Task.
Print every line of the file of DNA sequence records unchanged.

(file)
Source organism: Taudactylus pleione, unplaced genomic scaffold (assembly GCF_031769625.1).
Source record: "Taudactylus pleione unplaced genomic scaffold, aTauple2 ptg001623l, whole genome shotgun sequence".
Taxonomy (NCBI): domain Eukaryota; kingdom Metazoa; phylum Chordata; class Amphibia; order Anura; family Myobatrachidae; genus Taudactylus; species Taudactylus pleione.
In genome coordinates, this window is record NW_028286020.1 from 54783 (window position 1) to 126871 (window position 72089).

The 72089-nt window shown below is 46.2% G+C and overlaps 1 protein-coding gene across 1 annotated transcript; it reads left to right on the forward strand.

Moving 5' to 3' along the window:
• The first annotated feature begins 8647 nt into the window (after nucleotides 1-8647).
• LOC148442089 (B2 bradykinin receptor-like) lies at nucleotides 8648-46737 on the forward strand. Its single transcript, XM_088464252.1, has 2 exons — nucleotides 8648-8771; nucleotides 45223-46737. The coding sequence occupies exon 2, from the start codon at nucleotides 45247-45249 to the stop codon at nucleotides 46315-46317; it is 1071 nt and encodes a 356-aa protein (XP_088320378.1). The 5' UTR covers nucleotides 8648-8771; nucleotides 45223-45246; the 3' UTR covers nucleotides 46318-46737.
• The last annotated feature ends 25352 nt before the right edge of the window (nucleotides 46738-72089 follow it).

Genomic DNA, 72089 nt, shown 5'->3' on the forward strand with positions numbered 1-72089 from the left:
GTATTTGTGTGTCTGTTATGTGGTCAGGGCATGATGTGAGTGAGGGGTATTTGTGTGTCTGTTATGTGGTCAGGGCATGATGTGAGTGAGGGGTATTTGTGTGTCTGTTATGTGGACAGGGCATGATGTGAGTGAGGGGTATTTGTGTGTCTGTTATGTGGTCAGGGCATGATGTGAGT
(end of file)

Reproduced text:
Source organism: Taudactylus pleione, unplaced genomic scaffold (assembly GCF_031769625.1).
Source record: "Taudactylus pleione unplaced genomic scaffold, aTauple2 ptg001623l, whole genome shotgun sequence".
Taxonomy (NCBI): domain Eukaryota; kingdom Metazoa; phylum Chordata; class Amphibia; order Anura; family Myobatrachidae; genus Taudactylus; species Taudactylus pleione.
In genome coordinates, this window is record NW_028286020.1 from 54783 (window position 1) to 126871 (window position 72089).

The 72089-nt window shown below is 46.2% G+C and overlaps 1 protein-coding gene across 1 annotated transcript; it reads left to right on the forward strand.

Moving 5' to 3' along the window:
• The first annotated feature begins 8647 nt into the window (after nucleotides 1-8647).
• LOC148442089 (B2 bradykinin receptor-like) lies at nucleotides 8648-46737 on the forward strand. Its single transcript, XM_088464252.1, has 2 exons — nucleotides 8648-8771; nucleotides 45223-46737. The coding sequence occupies exon 2, from the start codon at nucleotides 45247-45249 to the stop codon at nucleotides 46315-46317; it is 1071 nt and encodes a 356-aa protein (XP_088320378.1). The 5' UTR covers nucleotides 8648-8771; nucleotides 45223-45246; the 3' UTR covers nucleotides 46318-46737.
• The last annotated feature ends 25352 nt before the right edge of the window (nucleotides 46738-72089 follow it).

Genomic DNA, 72089 nt, shown 5'->3' on the forward strand with positions numbered 1-72089 from the left:
GTATTTGTGTGTCTGTTATGTGGTCAGGGCATGATGTGAGTGAGGGGTATTTGTGTGTCTGTTATGTGGTCAGGGCATGATGTGAGTGAGGGGTATTTGTGTGTCTGTTATGTGGACAGGGCATGATGTGAGTGAGGGGTATTTGTGTGTCTGTTATGTGGTCAGGGCATGATGTGAGT